17 September 2020
The UK left the EU on 31 January 2020. As a result of the Brexit transition period, EU law continues to apply in and in relation to the UK until the end of the transition period - which will end on 31 December 2020, assuming there are no extraordinary developments, as the UK opted not to extend the transition period.
After the end of the transition period, the EU Treaties, EU free movement rights and the general principles of EU law (such as the single market and the customs union) will cease to apply in the UK. Prior EU regulations will continue to apply in UK law until they are modified or revoked by UK regulations.
Technology and Communications businesses need to prepare for the end of the transition period. The following areas are outlined in this note:
This Checklist is an update to the Checklists previously issued by Bird & Bird in 2018 and 2019.
The UK will leave the EU single market at the end of the transition period, including the free movement of people. However, the Government has committed to protect the rights of EU nationals and their family members who wish to stay in the UK. The EU Settlement Scheme ("Scheme") requires EU nationals to register in order to preserve their rights under UK law (including rights to work, pensions, healthcare and other benefits). The Scheme went live on 29 March 2019 and is mandatory for all EU nationals who wish to continue living in the UK after 31 December 2020. Home Office guidance on the Scheme is available here.
Organisations with EU nationals working in the UK should implement a communication plan to inform and support employees with Scheme registration. We encourage businesses to take proactive steps at this stage to ensure their EU national employees retain the right to work in the UK and avoid business interruption. In particular, EU citizens lawfully resident in the UK at the end of the transition period will continue to receive access to NHS-funded healthcare in England but they will need to be able to provide evidence that they are lawfully resident in the UK and that they were residing in the UK at the end of the transition period and provided they register their new status by 30 June 2021.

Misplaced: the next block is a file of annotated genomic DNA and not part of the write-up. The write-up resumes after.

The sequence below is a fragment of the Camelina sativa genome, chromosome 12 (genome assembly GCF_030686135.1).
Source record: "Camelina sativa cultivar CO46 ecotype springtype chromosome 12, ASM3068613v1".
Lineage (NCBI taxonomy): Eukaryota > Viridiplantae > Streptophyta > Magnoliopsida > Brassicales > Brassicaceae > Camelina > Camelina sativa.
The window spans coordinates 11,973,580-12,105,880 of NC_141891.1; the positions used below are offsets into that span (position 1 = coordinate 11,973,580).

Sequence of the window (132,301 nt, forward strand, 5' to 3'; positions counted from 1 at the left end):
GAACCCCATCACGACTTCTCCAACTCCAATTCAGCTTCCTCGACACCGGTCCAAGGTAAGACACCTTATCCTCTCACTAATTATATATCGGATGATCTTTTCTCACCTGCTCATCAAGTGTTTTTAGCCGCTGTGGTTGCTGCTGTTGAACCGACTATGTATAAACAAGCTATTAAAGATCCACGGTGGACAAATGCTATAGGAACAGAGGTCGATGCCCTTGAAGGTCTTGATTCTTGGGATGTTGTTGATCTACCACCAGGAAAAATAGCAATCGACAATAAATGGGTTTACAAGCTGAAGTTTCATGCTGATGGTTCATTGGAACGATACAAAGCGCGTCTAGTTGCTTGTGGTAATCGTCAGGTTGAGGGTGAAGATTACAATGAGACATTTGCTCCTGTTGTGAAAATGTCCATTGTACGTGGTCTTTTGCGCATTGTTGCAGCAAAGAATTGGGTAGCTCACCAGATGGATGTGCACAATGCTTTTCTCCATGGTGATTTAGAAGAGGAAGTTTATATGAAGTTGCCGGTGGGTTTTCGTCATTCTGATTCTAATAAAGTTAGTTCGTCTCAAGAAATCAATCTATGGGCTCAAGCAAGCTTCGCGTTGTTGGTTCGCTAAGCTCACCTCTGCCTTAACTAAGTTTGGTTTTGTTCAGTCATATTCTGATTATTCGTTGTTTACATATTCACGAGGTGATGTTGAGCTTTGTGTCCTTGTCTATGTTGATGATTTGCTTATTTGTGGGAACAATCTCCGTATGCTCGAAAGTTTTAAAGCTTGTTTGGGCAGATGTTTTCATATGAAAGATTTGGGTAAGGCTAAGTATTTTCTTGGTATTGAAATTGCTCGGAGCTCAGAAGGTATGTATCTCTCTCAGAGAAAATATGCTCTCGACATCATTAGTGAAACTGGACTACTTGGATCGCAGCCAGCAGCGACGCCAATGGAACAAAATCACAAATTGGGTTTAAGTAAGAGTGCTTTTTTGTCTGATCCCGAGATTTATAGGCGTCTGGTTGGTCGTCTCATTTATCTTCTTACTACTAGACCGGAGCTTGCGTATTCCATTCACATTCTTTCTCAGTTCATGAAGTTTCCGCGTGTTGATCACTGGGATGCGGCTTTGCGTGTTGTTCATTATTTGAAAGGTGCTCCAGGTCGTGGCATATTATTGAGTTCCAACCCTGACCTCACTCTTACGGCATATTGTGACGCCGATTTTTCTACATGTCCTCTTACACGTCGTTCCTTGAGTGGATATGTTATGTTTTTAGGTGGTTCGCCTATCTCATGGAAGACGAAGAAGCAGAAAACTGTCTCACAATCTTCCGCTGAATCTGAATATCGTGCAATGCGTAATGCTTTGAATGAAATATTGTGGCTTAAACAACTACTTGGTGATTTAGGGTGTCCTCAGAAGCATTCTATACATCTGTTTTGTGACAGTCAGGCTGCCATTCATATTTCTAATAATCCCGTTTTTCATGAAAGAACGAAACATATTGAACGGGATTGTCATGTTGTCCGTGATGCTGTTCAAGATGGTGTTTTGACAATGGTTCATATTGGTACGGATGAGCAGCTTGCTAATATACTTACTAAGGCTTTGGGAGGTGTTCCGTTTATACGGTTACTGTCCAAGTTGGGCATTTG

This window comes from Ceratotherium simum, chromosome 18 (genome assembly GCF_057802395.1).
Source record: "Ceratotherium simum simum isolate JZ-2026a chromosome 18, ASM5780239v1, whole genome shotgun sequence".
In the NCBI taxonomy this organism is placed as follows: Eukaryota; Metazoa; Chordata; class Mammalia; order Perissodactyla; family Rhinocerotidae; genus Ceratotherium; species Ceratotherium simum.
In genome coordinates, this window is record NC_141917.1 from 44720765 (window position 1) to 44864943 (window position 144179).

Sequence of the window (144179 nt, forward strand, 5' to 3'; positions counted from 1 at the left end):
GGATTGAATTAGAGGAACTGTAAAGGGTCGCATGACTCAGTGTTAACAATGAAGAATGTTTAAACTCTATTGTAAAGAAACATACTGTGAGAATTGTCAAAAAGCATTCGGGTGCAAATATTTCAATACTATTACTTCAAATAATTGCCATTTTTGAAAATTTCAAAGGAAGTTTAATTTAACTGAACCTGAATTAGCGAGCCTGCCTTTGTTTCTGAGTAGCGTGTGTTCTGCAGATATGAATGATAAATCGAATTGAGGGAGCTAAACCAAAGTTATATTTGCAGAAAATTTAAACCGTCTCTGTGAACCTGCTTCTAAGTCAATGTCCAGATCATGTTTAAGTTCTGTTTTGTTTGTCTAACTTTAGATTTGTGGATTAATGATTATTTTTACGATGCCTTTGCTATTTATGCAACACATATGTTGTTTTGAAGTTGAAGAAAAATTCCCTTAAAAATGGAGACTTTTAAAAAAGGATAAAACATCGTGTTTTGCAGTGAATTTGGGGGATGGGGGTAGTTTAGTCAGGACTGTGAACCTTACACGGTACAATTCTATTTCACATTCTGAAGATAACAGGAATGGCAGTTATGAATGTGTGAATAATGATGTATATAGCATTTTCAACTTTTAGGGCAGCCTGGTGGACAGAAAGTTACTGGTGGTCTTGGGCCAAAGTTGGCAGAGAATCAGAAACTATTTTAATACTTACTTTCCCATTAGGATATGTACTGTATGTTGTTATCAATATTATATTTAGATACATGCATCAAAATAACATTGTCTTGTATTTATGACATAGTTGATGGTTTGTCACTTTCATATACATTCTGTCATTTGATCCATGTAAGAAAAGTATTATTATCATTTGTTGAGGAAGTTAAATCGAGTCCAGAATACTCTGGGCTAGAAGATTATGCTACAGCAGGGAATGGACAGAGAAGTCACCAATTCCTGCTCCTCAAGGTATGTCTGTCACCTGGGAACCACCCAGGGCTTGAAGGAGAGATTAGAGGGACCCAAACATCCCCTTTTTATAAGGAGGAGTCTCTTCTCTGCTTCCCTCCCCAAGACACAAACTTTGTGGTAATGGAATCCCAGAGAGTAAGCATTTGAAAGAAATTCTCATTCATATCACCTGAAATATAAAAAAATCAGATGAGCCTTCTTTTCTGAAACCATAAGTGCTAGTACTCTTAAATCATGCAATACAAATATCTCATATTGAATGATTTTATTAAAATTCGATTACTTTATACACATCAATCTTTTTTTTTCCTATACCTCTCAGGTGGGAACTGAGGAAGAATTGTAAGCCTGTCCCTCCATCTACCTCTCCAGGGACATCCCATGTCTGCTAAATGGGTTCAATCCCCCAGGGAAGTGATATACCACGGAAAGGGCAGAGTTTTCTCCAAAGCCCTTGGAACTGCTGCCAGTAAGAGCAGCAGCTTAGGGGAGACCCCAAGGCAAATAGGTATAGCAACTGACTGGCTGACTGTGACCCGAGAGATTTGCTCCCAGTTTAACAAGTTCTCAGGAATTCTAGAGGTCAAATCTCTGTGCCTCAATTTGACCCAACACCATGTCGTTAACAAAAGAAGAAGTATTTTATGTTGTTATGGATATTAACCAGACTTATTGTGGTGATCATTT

Businesses with British Citizen employees residing and working in EU27 Member States should also ensure that affected individuals have complied with national requirements to protect their continued right to reside and work in that Member State after the end of the transition period. In particular, cross-border workers based in the UK (who are British Citizens) but who work in multiple EU Member States will need to carefully plan their future activities as freedom of movement will cease to apply after 31 December 2020. They may need to obtain multiple work permits, visas and/or residence permits in order to work at client sites in EU27 Member States.
Looking beyond the end of the transition period, the UK Government is on track to implement a new set of Immigration Rules which will apply to all non-UK nationals. A new policy document issued by the Home Office in July builds on the planned changes to the Immigration Rules that were announced in February 2020.
For employers, the overall message is clear. The Home Office has effectively rolled back most of the restrictions placed on work visas since April 2011 and it will be much easier to sponsor non-UK nationals as new hires from January 2021.
For more information click here.